COPD has many faces, so treatment needs to be tailored to the patient’s individual health status. Today, multi-detector CT scanners that can acquire highres 3-D data volumes offer new possibilities to differentiate,
phenotype and quantify COPD.
Dr Cornelia Schaefer-Prokop, specialist physician at the Radiology Institute of Meander Medical Centre in Amersfoort, the Netherlands, is an expert on COPD classification. ‘Typically it is a combination of emphysema and chronic bronchitis. The diagnostic workup includes clinical pulmonary function tests and the severity of airflow limitation is classified from one to four on the GOLD scale – the Global Initiative for Obstructive Lung Disease.
‘However, spirometry assesses only the function of the overall respiratory system; it does not provide any information on either the severity or the dominance of the individual components of COPD, namely emphysema and bronchopathy. This is unfortunate, since recent research has shown that precisely this information is crucial for a more targeted therapy.’
Both pathologies have characteristic features: emphysema is the enlargement of certain air spaces that causes the destruction of the alveolar walls, particularly as well as genetic factors are taken into account.
Computed tomography is excellently suited to differentiate emphysema and bronchopathy morphologically and, indirectly, also functionally, and to show the regional distribution of the pathologies. ‘Efforts are under way to develop processes for the quantitative assessment of the pathophysiological components,’ says Prof. Schaefer-Prokop, is in a research team of non-radiologists at the University of Nijmegen to draft quantification criteria. Density, she explains, is a particularly important parameter.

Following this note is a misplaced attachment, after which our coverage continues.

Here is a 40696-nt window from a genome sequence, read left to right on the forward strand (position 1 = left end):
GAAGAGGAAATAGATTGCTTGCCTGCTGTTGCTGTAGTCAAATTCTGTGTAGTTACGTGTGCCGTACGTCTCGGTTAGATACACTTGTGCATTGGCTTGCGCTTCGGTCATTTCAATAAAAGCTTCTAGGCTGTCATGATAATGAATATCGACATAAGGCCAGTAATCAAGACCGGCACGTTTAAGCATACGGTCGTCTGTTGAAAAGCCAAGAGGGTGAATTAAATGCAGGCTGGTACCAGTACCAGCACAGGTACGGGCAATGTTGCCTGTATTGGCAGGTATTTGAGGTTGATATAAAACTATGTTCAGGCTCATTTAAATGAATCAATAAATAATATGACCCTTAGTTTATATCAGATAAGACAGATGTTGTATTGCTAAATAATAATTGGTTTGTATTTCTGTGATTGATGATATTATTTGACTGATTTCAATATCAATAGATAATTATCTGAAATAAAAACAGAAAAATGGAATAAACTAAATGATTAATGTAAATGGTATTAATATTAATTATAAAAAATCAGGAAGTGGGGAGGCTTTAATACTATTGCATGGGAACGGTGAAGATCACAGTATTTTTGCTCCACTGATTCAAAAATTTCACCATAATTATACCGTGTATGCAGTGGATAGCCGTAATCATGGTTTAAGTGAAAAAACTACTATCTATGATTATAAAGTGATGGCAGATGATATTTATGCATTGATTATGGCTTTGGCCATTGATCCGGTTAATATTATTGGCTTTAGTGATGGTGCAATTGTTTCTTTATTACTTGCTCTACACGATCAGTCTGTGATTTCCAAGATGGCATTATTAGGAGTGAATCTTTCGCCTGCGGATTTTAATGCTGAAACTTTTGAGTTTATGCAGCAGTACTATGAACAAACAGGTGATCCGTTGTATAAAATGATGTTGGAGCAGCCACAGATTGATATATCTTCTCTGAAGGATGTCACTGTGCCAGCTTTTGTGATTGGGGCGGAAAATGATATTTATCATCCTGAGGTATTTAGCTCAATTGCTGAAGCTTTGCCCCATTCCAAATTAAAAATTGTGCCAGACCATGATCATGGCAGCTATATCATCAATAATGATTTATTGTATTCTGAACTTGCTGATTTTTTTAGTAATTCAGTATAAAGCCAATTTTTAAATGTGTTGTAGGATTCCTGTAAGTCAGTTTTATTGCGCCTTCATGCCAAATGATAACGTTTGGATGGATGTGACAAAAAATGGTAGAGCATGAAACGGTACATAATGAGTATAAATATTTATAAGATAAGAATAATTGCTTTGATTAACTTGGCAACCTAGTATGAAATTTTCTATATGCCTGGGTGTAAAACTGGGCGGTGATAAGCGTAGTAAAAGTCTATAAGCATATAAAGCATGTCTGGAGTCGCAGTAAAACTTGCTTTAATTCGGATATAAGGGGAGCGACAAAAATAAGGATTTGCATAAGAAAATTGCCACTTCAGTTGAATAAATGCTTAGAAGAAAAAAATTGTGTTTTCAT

‘Where emphysema is concerned, the most frequently used threshold is -950 Hounsfield units. Everything below this value is emphysema. To gain more information on the bronchitis a CT scan is acquired of both
inspiration and expiration and the density values are compared. Expiration imaging shows that oxygen reaches the lungs but is not exhaled properly. This phenomenon called air trapping can be correlated to bronchitis or bronchiolitis, the obstruction of small airways.’
This type of differential diagnosis requires special software programmes, some of which are commercially available, while others are prototypes still being developed. ‘The problem is that these programmes, by either commercial providers or researchers, differ widely so that comparison is close to impossible’, Schaefer-Prokop explains. COPD phenotyping is still being evaluated and to some extent yields contradicting results.
For this new approach to be introduced in clinical practice, uniform standards have to be developed and a number of basic issues need to be answered such as: What exactly is being measured? How can the morphological values be correlated to the pulmonary function test results? Which factors can influence the measurements? ‘There are many patient and technology relevant details that must be taken into account’, the professor points out. ‘For example, the type of scanner, patient’s age, the depth of inspiration, the threshold being applied to density measurement, or the way data are reconstructed.’
From a clinical aspect, further research is necessary. While it is very likely that COPD phenotyping will lead to more personalised, earlier and thus better therapies, clinical studies corroborating this assumption need to be conducted.